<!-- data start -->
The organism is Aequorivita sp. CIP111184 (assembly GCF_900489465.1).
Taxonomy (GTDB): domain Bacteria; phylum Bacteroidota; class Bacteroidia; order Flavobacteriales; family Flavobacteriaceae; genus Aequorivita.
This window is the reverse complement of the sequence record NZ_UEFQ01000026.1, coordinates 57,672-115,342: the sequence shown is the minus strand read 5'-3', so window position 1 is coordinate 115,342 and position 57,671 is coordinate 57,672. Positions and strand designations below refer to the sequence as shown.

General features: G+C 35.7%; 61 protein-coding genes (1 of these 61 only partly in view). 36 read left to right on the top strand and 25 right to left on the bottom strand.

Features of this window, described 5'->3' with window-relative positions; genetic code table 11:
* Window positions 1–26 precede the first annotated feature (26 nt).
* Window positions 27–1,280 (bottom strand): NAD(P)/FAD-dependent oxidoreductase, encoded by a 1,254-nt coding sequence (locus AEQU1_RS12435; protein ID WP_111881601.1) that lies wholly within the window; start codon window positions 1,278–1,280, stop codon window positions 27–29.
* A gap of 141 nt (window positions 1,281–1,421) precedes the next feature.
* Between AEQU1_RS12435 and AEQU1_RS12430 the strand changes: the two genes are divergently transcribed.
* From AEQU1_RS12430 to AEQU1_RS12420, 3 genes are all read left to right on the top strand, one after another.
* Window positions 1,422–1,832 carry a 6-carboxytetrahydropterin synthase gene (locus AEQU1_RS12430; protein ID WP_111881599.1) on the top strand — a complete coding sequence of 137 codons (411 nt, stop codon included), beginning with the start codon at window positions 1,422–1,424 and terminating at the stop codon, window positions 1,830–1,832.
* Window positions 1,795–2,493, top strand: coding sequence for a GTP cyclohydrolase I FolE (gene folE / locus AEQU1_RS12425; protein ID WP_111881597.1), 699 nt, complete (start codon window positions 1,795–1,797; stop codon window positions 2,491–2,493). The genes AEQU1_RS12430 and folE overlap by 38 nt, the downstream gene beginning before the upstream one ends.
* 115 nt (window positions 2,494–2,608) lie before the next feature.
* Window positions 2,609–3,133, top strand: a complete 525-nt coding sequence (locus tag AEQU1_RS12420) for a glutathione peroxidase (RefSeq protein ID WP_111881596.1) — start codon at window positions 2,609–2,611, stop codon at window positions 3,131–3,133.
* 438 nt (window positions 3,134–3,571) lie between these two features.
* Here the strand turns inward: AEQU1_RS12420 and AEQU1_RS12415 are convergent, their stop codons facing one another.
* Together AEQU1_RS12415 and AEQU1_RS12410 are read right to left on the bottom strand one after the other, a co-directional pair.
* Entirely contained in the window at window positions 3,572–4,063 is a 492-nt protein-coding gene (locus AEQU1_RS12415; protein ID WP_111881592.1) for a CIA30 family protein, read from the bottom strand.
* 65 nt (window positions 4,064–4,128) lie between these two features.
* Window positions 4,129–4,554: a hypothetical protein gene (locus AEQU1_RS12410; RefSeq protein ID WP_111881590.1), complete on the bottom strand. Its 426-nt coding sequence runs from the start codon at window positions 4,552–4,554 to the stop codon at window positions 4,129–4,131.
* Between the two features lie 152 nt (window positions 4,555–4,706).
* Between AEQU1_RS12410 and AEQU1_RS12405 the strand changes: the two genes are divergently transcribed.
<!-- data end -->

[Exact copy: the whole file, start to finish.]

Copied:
The organism is Aequorivita sp. CIP111184 (assembly GCF_900489465.1).
Taxonomy (GTDB): domain Bacteria; phylum Bacteroidota; class Bacteroidia; order Flavobacteriales; family Flavobacteriaceae; genus Aequorivita.
This window is the reverse complement of the sequence record NZ_UEFQ01000026.1, coordinates 57,672-115,342: the sequence shown is the minus strand read 5'-3', so window position 1 is coordinate 115,342 and position 57,671 is coordinate 57,672. Positions and strand designations below refer to the sequence as shown.

General features: G+C 35.7%; 61 protein-coding genes (1 of these 61 only partly in view). 36 read left to right on the top strand and 25 right to left on the bottom strand.

Features of this window, described 5'->3' with window-relative positions; genetic code table 11:
* Window positions 1–26 precede the first annotated feature (26 nt).
* Window positions 27–1,280 (bottom strand): NAD(P)/FAD-dependent oxidoreductase, encoded by a 1,254-nt coding sequence (locus AEQU1_RS12435; protein ID WP_111881601.1) that lies wholly within the window; start codon window positions 1,278–1,280, stop codon window positions 27–29.
* A gap of 141 nt (window positions 1,281–1,421) precedes the next feature.
* Between AEQU1_RS12435 and AEQU1_RS12430 the strand changes: the two genes are divergently transcribed.
* From AEQU1_RS12430 to AEQU1_RS12420, 3 genes are all read left to right on the top strand, one after another.
* Window positions 1,422–1,832 carry a 6-carboxytetrahydropterin synthase gene (locus AEQU1_RS12430; protein ID WP_111881599.1) on the top strand — a complete coding sequence of 137 codons (411 nt, stop codon included), beginning with the start codon at window positions 1,422–1,424 and terminating at the stop codon, window positions 1,830–1,832.
* Window positions 1,795–2,493, top strand: coding sequence for a GTP cyclohydrolase I FolE (gene folE / locus AEQU1_RS12425; protein ID WP_111881597.1), 699 nt, complete (start codon window positions 1,795–1,797; stop codon window positions 2,491–2,493). The genes AEQU1_RS12430 and folE overlap by 38 nt, the downstream gene beginning before the upstream one ends.
* 115 nt (window positions 2,494–2,608) lie before the next feature.
* Window positions 2,609–3,133, top strand: a complete 525-nt coding sequence (locus tag AEQU1_RS12420) for a glutathione peroxidase (RefSeq protein ID WP_111881596.1) — start codon at window positions 2,609–2,611, stop codon at window positions 3,131–3,133.
* 438 nt (window positions 3,134–3,571) lie between these two features.
* Here the strand turns inward: AEQU1_RS12420 and AEQU1_RS12415 are convergent, their stop codons facing one another.
* Together AEQU1_RS12415 and AEQU1_RS12410 are read right to left on the bottom strand one after the other, a co-directional pair.
* Entirely contained in the window at window positions 3,572–4,063 is a 492-nt protein-coding gene (locus AEQU1_RS12415; protein ID WP_111881592.1) for a CIA30 family protein, read from the bottom strand.
* 65 nt (window positions 4,064–4,128) lie between these two features.
* Window positions 4,129–4,554: a hypothetical protein gene (locus AEQU1_RS12410; RefSeq protein ID WP_111881590.1), complete on the bottom strand. Its 426-nt coding sequence runs from the start codon at window positions 4,552–4,554 to the stop codon at window positions 4,129–4,131.
* Between the two features lie 152 nt (window positions 4,555–4,706).
* Between AEQU1_RS12410 and AEQU1_RS12405 the strand changes: the two genes are divergently transcribed.